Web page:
The fact that all presidential candidates in next year’s election have formulated cross-strait policies leaning toward those of President Ma Ying-jeou’s (馬英九) administration is proof that the president’s policies “have not only worked, but worked well,” Mainland Affairs Council (MAC) Minister Andrew Hsia (夏立言) said yesterday.
Hsia made the remarks in a speech at the 40th annual convention of the Chinese American Academic Professional Society in New York on Saturday evening.
“Given that every candidate in the Jan. 16 presidential election has drawn their cross-strait policies close to those of the current government, it indicates the effectiveness and success of Ma’s promotion of the ‘1992 consensus’ and the principle of ‘one China, with each side having its own interpretations of what the term means,’” Hsia said.
The so-called “1992 consensus” refers to a tacit understanding between the Chinese Nationalist Party (KMT) and the Chinese government that both sides of the Taiwan Strait acknowledge there is “one China,” with each side having its own interpretation of what “China” means.
Terming the two principles as the “key codes” to what he described as tremendous breakthroughs in cross-strait relations in the past seven years, Hsia said the core of the “1992 consensus” is insistence on Republic of China (ROC) sovereignty.
“The ‘consensus’ has not only provided a vital basis for a systematic cross-strait negotiation mechanism, but also played a key role in cross-strait peace and stability, won the support of the majority of the public, and helped create a benign cycle between cross-strait ties and [Taiwan’s] foreign relations,” he said.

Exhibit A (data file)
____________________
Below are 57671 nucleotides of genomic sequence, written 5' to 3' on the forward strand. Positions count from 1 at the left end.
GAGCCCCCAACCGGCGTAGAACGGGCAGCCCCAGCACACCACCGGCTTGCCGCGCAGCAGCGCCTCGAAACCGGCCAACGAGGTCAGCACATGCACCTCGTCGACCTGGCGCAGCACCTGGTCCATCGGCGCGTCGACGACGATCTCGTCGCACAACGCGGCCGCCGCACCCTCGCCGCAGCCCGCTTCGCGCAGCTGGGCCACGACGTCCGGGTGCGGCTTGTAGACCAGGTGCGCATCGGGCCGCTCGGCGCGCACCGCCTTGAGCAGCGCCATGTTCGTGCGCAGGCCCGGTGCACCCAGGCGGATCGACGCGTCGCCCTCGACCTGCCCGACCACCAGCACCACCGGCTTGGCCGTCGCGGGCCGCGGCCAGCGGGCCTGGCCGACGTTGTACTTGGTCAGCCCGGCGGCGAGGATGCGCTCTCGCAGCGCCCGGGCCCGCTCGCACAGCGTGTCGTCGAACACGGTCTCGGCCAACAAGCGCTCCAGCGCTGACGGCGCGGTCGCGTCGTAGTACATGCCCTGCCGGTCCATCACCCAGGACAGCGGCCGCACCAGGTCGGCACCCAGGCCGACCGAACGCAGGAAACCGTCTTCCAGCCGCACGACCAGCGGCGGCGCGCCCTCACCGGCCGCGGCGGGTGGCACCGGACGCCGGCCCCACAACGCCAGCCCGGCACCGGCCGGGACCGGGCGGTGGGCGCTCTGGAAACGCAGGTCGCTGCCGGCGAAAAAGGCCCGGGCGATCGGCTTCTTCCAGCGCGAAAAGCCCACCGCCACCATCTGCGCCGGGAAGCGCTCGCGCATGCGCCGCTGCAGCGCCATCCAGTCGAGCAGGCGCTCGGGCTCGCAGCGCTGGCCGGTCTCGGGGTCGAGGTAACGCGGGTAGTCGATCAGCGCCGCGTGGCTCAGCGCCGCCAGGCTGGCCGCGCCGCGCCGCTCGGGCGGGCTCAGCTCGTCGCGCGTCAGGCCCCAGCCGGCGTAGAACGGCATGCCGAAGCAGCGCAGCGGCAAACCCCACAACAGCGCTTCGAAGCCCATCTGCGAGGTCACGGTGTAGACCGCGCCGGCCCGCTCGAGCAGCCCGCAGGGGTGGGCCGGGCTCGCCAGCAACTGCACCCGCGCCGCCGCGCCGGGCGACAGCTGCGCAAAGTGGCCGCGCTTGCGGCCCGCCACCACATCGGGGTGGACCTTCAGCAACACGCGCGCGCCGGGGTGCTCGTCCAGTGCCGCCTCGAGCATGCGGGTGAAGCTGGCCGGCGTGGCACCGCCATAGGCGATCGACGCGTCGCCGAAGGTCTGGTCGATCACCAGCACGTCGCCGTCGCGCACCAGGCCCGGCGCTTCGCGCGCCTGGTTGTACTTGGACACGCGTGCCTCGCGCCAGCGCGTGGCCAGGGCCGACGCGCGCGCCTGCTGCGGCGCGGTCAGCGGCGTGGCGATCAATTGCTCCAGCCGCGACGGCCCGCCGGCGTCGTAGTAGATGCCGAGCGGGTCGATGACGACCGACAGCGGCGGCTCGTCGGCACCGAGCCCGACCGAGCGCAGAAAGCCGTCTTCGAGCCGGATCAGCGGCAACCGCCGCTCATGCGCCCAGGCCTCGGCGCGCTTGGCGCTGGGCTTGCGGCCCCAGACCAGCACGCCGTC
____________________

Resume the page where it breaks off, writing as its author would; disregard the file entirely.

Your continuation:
Chinese Nationalist Party (KMT) presidential candidate Hung Hsiu-chu (洪秀柱) and People First Party presidential candidate James Soong (宋楚瑜) have vowed to promote cross-strait stability on the basis of the “1992 consensus.”
Hung made the pledge only after her proposed “one China, common interpretation” triggered an outpouring of criticism and led to her being branded as an advocate of unification.
As for Democratic Progressive Party (DPP) presidential candidate Tsai Ing-wen (蔡英文), she has yet to directly elaborate her views on the concept, but promised to maintain the cross-strait “status quo” if elected.
Ma said during an overseas visit last month that cross-strait relations would remain stable and sound as long as his successor continued to adhere to his oft-stated two principles.
“I dare not to speculate about [the potential consequences] of the next president of Taiwan refusing to do so,” Ma said at the time. His remarks were dismissed as a threat by the DPP.
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